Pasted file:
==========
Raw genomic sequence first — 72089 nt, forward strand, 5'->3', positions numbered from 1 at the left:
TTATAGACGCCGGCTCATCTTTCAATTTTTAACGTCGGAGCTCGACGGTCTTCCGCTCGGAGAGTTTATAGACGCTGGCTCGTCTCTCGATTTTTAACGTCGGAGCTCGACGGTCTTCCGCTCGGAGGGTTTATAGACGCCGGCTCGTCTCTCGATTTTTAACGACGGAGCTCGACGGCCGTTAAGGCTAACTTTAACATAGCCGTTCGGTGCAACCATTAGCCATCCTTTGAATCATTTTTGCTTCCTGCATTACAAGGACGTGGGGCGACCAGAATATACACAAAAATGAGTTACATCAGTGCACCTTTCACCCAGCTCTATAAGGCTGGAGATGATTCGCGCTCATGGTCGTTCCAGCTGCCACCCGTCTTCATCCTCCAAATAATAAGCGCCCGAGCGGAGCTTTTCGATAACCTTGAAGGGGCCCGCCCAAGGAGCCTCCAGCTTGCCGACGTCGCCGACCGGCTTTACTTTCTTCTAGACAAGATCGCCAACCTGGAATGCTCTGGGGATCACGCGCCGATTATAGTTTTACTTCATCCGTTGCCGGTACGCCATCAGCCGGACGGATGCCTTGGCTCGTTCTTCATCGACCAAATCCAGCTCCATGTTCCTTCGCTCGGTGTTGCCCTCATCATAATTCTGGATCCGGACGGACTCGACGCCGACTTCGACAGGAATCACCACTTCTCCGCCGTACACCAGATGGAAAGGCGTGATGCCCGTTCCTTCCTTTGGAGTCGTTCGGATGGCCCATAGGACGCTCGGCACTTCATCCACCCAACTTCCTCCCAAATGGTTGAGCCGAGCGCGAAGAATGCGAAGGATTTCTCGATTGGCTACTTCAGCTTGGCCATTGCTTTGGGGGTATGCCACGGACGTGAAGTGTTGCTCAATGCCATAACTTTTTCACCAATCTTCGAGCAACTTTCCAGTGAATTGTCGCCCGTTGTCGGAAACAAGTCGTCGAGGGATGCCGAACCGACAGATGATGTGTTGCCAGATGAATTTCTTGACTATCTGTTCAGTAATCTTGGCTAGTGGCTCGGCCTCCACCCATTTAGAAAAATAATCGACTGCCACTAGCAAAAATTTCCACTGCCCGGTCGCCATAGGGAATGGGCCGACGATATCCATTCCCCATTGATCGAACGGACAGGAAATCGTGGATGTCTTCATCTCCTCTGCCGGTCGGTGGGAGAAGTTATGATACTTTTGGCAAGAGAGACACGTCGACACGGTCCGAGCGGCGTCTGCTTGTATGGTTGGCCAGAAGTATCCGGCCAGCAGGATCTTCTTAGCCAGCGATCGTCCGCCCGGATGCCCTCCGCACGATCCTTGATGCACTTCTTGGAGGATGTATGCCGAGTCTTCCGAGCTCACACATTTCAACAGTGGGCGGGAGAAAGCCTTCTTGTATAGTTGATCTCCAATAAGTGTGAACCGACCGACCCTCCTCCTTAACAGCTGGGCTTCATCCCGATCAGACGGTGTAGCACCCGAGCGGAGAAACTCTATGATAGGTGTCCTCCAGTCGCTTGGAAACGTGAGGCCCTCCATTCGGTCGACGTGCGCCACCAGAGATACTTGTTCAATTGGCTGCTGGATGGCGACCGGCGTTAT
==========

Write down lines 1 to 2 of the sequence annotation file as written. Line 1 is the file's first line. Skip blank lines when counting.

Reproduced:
Raw genomic sequence first — 72089 nt, forward strand, 5'->3', positions numbered from 1 at the left:
TTATAGACGCCGGCTCATCTTTCAATTTTTAACGTCGGAGCTCGACGGTCTTCCGCTCGGAGAGTTTATAGACGCTGGCTCGTCTCTCGATTTTTAACGTCGGAGCTCGACGGTCTTCCGCTCGGAGGGTTTATAGACGCCGGCTCGTCTCTCGATTTTTAACGACGGAGCTCGACGGCCGTTAAGGCTAACTTTAACATAGCCGTTCGGTGCAACCATTAGCCATCCTTTGAATCATTTTTGCTTCCTGCATTACAAGGACGTGGGGCGACCAGAATATACACAAAAATGAGTTACATCAGTGCACCTTTCACCCAGCTCTATAAGGCTGGAGATGATTCGCGCTCATGGTCGTTCCAGCTGCCACCCGTCTTCATCCTCCAAATAATAAGCGCCCGAGCGGAGCTTTTCGATAACCTTGAAGGGGCCCGCCCAAGGAGCCTCCAGCTTGCCGACGTCGCCGACCGGCTTTACTTTCTTCTAGACAAGATCGCCAACCTGGAATGCTCTGGGGATCACGCGCCGATTATAGTTTTACTTCATCCGTTGCCGGTACGCCATCAGCCGGACGGATGCCTTGGCTCGTTCTTCATCGACCAAATCCAGCTCCATGTTCCTTCGCTCGGTGTTGCCCTCATCATAATTCTGGATCCGGACGGACTCGACGCCGACTTCGACAGGAATCACCACTTCTCCGCCGTACACCAGATGGAAAGGCGTGATGCCCGTTCCTTCCTTTGGAGTCGTTCGGATGGCCCATAGGACGCTCGGCACTTCATCCACCCAACTTCCTCCCAAATGGTTGAGCCGAGCGCGAAGAATGCGAAGGATTTCTCGATTGGCTACTTCAGCTTGGCCATTGCTTTGGGGGTATGCCACGGACGTGAAGTGTTGCTCAATGCCATAACTTTTTCACCAATCTTCGAGCAACTTTCCAGTGAATTGTCGCCCGTTGTCGGAAACAAGTCGTCGAGGGATGCCGAACCGACAGATGATGTGTTGCCAGATGAATTTCTTGACTATCTGTTCAGTAATCTTGGCTAGTGGCTCGGCCTCCACCCATTTAGAAAAATAATCGACTGCCACTAGCAAAAATTTCCACTGCCCGGTCGCCATAGGGAATGGGCCGACGATATCCATTCCCCATTGATCGAACGGACAGGAAATCGTGGATGTCTTCATCTCCTCTGCCGGTCGGTGGGAGAAGTTATGATACTTTTGGCAAGAGAGACACGTCGACACGGTCCGAGCGGCGTCTGCTTGTATGGTTGGCCAGAAGTATCCGGCCAGCAGGATCTTCTTAGCCAGCGATCGTCCGCCCGGATGCCCTCCGCACGATCCTTGATGCACTTCTTGGAGGATGTATGCCGAGTCTTCCGAGCTCACACATTTCAACAGTGGGCGGGAGAAAGCCTTCTTGTATAGTTGATCTCCAATAAGTGTGAACCGACCGACCCTCCTCCTTAACAGCTGGGCTTCATCCCGATCAGACGGTGTAGCACCCGAGCGGAGAAACTCTATGATAGGTGTCCTCCAGTCGCTTGGAAACGTGAGGCCCTCCATTCGGTCGACGTGCGCCACCAGAGATACTTGTTCAATTGGCTGCTGGATGGCGACCGGCGTTAT